The next ordeal they face is an expanse of slimy marsh bog, where beneath the viscous mud surface lurk monstrous reptilian creatures, the ‘Hrakas’. Garth discovers their existence when, ever cautious, he throws a chunk of meat far out into the swamp. The Hrakasthen reveal themselves as they come to the surface and rend the meat with their huge jaws.
Beside the bog are patches of vegetation bearing large melon-like fruit. Garth orders the cavemen to hollow out the fruits, two to each person, to form crude swamp-shoes, which will enable them to walk across the swamp, armed with bows and arrows. They move in two rings, the men on the edge facing outwards, and the inner ring facing inwards. As the monsters surface they are shot in the head, the arrows aimed at, and penetrating, their huge eyes. It only needs one creature to be killed for all the others to turn on it in a frenzy of cannibalism, and so Garth’s party is able to cross the swamp safely.
Tybor and his men watch Garth’s progress with reluctant admiration, but Tybor is confident that – like all previous protagonists – he will eventually be defeated.
Throughout these ingenious outdoor action sequences, Dowling and Allard’s artwork had risen to new heights of artistic accomplishment – the strip had truly reached its peak of excellence.
Garth confounds Tybor by overcoming all of his next three obstacles – a party of lizard-men armed warriors, a pack of super-wolves – some of which are tamed, and then employed to help overcome huge cave spiders.
Nubyl has worked out that they have now travelled right around the planetoid and so must now be facing their final challenge – and nobody has ever come through the Big Game alive.
Garth’s party is finally guided along a ravine which ends in a narrow cleft that opens on to a flat plain beyond it. Looking out, Garth remarks that “Tybor’s certainly saved up a startler for the last act” – the entrance is guarded by a gigantic dinosaur! Nubyl identifies it as “a tyroglon, from the planet Tau… and the fiercest carnivore in the galaxy!”
When one of the cavemen suggests shooting the huge armoured beast with his bow and arrow, Garth remarks that “You would need an arrow as great as a tree… and a bow to shoot it!” This gives him a sudden inspiration. He sets the cavemen to work felling trees, using as tools the metal weapons captured from the lizard men. They fashion hollowed out split tree trunks, rubbing the hollowed out channel smooth, set atop an inclined wooden ramp. The smooth channel is oiled to facilitate the passage of a huge sharpened tree trunk ‘arrow’. A great wooden bow is set atop the channelled ramp, and its rope string is drawn tight and secured to tree trunk capstans.
The watching Tybor admires the bow as “mechanically sound” but opines that the wooden arrow it will fire will simply shatter against the dinosaur’s armoured hide. But Garth has worked out a cunning and daring strategy. Venturing out of the cleft he marks on the ground a line, telling Nubyl to give the order for the ropes holding the gigantic bow to be cut with a single swift blow of an axe when the tyroglon reaches the line.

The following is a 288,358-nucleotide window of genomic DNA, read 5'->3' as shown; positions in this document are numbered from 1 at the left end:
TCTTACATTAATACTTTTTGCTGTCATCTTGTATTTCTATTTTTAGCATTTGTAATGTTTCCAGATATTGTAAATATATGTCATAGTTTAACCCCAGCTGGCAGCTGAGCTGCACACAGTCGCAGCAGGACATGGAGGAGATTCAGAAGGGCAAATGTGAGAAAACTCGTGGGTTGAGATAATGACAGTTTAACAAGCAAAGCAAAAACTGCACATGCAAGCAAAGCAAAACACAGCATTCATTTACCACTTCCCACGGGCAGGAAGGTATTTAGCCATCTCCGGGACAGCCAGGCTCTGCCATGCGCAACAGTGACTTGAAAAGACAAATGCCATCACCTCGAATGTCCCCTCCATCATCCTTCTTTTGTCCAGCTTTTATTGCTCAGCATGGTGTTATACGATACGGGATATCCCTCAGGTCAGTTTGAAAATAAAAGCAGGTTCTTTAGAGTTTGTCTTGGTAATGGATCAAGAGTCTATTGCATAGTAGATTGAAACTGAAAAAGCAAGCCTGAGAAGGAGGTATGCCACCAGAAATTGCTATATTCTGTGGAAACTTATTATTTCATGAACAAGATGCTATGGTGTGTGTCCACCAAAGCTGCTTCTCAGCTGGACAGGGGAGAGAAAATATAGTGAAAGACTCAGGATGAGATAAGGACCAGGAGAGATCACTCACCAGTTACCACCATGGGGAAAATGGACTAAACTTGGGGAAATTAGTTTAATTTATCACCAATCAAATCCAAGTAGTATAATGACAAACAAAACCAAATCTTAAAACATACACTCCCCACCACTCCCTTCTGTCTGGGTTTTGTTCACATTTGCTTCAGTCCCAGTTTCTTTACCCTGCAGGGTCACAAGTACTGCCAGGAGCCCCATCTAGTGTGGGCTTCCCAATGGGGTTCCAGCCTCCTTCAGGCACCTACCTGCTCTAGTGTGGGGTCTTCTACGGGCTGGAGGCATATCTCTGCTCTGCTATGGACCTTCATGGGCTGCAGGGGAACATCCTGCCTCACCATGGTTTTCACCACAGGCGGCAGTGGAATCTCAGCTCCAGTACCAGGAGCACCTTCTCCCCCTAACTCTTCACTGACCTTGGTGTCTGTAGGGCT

Garth then runs far out onto the plain, and the monster gives chase. Garth then heads back to the cleft, the lumbering beast now moving at a considerable speed, its head bent forward with its vast jaws wide open to chomp down on the fleeing Garth.
The bow is fired at Nubyl’s cry, and the tree trunk arrow slams neatly right down its gaping throat with tremendous force, killing the tyroglon; the earth trembles as it falls down dead!
Despite astronomical odds, Garth has won the Big Game!
Garth’s party move out across the valley and come back to a matter transmitter. There they make camp, and at length Tybor’s voice sounds from a speaker inside it. He instructs Garth to enter alone. He is assured that the cavemen will be returned to their own world as will the girl – when she tells her story, it can only generate valuable publicity for the Big Game. The cavemen will be kept under observation to see the result of their learning from Garth: they could be used in a future session.
As Garth takes his leave of Nubyl, she passes to him what she says was her husband’s ring, and begs him to wear it as a keepsake.
Garth materialises back in the Mini-World, and witnesses the hop-head monitor coming out of his drugged coma. On learning of the sensory capsule implanted at the base of his skull, he demands that Tybor remove it. But Tybor refuses, informing Garth that he will be put back into the next session of the Big Game, when they have devised and set it up. This will take considerable time, so in the meantime Garth is told to simply enjoy his limited freedom. The sheer number of crewmen on the Mini-World means that he cannot hope to overcome them – and even if he could, he could not operate the spaceship.
In a discussion between Kal and the ship’s Doctor, who is suffering recriminations from his conscience, O’Donnell reveals to the reader that Garth has reminded them of an earlier participant, Voltan from Tsorna Three, a valorous man who got through more ordeals than anyone else before eventually meeting his death. Astute readers would realise that Voltan must have been Nubyl’s husband.